As a new exhibition of the British musician's extraordinary archive opens at the Tate Modern, we speak to the woman behind the collection
The end of the First World War left Europe on the brink of a precipice – one marked by both a depleted population and rapidly developing technologies. It was a time of harsh reality and new discoveries across all industries, and it was in this contradictory era that photographers Edward Steichen and Alfred Stieglitz began to feel that the hazy images of Victorian pictorialism were outdated. Duly enthused, they traded in their soft-focused techniques for a high definition approach. It became known as modernism.
200 vintage prints from this movement have now travelled over 4000 miles from Sir Elton John’s home in Atlanta to the Tate Modern in London. The Radical Eye exhibition is the culmination of several decades of earnest collecting by the singer and his collection director, Newell Harbin, and includes works by game-changing figures such as Dorothea Lange, Diane Arbus and Man Ray, to name a few. These are the artists who fearlessly reinvented portraiture, still life and street photography, using innovative processes such as double exposure and solarisation to create something entirely new.
The exhibition opens with an image of the collector himself, subtly distorted as Irving Penn slowly moved the camera throughout the duration of a conversation between them. It's a spectacular image, and only the first of many notable portraits in the show; Yves Tanguy, Salvador Dalí, Picasso, Matisse, Max Ernst and Gloria Swanson all feature, each presenting a monochrome segment of a pivotal moment in the past. Here AnOther speaks to Harbin, the woman behind the collection.
On modernist photography…
“The modernist movement is the time when photography set out on its own. It’s just so radical – I’m sorry to take that from the title of the show, but it is so radical! I mean, look at the portraits that are done by modernists versus the pictorialists who came before – there’s so much more feeling, energy, exploration and real experimentation. I think at first people thought it was wild, and I think people will walk into the exhibition today and still see it as wild – the angles, the different techniques, the double exposures, the props… When you look at these pictures, you just want to be part of the whole scene. It looks like a crazy party.”
On working with Elton John…
“Elton and I have a great partnership. When we’re together we spend a large amount of time looking for pieces that will complement the works already in the collection. We really try and focus on that, but it’s also got to speak to Elton. If it doesn’t move him, we pass on it immediately, because he lives with the art, it’s on his walls every single day.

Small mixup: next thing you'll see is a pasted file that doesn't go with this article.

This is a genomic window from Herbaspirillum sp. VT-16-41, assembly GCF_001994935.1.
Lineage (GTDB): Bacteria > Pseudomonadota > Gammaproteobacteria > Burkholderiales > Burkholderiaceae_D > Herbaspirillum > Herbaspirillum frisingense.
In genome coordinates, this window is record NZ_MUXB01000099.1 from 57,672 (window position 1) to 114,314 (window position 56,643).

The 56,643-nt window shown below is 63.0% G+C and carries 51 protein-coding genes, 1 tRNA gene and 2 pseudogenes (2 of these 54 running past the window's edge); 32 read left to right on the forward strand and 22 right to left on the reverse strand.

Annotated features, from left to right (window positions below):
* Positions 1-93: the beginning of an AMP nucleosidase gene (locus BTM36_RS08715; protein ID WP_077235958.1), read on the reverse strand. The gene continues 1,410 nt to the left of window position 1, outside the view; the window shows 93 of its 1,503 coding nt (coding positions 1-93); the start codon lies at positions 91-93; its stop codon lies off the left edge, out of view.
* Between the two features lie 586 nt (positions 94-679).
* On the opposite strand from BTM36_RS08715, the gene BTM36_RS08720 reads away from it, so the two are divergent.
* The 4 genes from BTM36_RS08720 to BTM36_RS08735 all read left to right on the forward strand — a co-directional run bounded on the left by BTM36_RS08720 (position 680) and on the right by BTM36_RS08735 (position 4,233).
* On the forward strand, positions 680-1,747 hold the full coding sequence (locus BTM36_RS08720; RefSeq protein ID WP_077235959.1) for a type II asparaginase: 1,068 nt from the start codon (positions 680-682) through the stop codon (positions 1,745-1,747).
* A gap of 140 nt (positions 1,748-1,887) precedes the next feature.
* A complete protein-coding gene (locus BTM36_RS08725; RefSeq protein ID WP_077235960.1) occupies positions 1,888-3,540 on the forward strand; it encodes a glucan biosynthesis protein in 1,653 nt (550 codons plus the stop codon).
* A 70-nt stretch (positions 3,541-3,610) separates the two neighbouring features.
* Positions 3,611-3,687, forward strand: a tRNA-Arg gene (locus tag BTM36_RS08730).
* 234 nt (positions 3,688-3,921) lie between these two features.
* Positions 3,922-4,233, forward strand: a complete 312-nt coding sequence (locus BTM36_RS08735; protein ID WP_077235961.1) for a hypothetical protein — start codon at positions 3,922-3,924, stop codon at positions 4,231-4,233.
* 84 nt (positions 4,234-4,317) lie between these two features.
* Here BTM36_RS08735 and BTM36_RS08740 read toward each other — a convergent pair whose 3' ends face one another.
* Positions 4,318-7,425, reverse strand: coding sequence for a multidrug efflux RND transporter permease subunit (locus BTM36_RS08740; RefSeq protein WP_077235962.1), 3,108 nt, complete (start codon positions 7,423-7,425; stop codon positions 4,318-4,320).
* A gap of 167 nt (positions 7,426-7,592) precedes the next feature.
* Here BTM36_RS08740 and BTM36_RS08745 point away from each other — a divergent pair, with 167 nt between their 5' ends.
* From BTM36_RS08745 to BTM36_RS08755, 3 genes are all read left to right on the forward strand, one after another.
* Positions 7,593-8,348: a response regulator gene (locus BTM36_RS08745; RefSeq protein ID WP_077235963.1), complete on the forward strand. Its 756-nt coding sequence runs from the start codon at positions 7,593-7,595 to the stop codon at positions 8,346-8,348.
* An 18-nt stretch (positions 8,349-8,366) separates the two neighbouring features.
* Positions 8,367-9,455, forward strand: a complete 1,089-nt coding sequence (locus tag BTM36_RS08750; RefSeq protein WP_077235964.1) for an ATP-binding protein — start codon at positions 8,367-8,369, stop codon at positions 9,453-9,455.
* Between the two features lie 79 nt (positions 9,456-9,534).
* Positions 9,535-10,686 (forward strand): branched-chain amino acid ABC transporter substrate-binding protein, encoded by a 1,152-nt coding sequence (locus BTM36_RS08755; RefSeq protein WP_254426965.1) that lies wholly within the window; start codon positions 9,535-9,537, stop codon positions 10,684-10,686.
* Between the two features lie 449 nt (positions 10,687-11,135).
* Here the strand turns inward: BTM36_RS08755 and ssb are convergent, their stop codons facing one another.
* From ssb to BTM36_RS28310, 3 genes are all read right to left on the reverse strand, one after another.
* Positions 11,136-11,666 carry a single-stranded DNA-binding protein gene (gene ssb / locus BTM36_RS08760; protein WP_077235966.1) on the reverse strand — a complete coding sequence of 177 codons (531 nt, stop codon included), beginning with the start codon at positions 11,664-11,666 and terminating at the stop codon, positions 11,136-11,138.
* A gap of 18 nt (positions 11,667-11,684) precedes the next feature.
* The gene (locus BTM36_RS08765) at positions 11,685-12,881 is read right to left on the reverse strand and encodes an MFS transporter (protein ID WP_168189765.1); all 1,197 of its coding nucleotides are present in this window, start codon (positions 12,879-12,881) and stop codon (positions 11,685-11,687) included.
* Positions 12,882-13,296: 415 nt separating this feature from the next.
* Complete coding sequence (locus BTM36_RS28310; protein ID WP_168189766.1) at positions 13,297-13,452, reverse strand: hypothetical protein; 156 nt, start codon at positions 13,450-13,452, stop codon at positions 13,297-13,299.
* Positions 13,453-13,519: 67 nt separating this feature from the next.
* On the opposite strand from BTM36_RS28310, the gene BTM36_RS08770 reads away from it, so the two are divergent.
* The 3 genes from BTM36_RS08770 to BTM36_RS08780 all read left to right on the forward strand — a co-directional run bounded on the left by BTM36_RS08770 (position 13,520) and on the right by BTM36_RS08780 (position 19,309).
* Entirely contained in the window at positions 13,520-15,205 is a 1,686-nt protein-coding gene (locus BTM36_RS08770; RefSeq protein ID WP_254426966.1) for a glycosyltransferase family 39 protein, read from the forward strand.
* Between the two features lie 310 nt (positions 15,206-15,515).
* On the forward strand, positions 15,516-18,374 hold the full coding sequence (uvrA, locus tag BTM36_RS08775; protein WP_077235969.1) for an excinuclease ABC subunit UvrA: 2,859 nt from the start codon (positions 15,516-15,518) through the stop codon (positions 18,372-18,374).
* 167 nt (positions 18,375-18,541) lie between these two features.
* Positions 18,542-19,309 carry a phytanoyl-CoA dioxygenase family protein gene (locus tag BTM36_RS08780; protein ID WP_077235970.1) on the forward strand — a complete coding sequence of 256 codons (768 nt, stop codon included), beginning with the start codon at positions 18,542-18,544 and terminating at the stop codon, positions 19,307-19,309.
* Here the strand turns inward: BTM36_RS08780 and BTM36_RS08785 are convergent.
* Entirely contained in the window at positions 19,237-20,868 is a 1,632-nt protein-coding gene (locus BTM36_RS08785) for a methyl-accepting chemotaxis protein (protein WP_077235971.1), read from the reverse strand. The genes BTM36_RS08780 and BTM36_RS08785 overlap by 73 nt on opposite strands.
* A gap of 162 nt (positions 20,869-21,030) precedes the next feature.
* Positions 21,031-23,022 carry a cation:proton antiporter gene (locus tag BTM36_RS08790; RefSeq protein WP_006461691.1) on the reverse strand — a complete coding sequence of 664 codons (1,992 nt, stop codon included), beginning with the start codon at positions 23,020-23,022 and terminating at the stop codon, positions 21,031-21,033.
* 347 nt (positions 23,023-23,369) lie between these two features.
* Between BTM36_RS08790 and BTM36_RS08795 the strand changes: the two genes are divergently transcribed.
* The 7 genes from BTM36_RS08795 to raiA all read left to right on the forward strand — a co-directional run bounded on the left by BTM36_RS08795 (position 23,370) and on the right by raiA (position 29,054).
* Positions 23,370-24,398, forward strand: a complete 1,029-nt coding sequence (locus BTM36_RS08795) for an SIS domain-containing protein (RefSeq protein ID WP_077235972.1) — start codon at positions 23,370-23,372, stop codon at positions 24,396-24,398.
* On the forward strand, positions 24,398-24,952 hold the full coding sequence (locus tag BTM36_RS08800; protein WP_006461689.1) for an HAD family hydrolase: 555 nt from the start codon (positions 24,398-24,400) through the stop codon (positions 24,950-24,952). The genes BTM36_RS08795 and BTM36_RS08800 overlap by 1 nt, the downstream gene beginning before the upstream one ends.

He’s very passionate about photography and it’s infectious. When we find someone new he wants to know absolutely everything about the artist. Once I said to him ‘Okay, I think we really have this one artist covered, I think we’re good’. And he was kind of nodding, but a day later said to me ‘No! I don’t think we’re done yet!’. So, it’s a great opportunity to really go deep with each artist in the collection.”
On André Kertész’s underwater swimmer...
“At only 32 by 45mm, this print is just so tiny and beautiful. If you take the mount off you can actually see where Kertész has drawn prop marks onto it. All later versions were based off this first print, so it has this beautiful history to it. That’s really important when we’re collecting, the story that the piece tells. It’s an amazing image of where Kertész was actually resting at a facility after he was injured. They used the pool a lot for rehabilitation there and this image shows another patient floating underwater. I think this image is also about Kertész using the camera for rehabilitation and getting back into life in this way.”
On the importance of print…
“These days people are just paying attention to the jpeg or the quick scan. I mean, I’m guilty of it too – I have toddlers – the phone’s there so you take a quick picture. But that’s not enough, you really have to look and see the detail and texture of the print. Good printing means much more than the image sometimes. I hope that everybody can come to this exhibition and learn what good printing is all about. I’d like for them to see the photograph as an object, not just a fleeting image on your screen.”
The Radical Eye: Modernist Photography From The Sir Elton John Collection runs until May 17, 2017 at Tate Modern.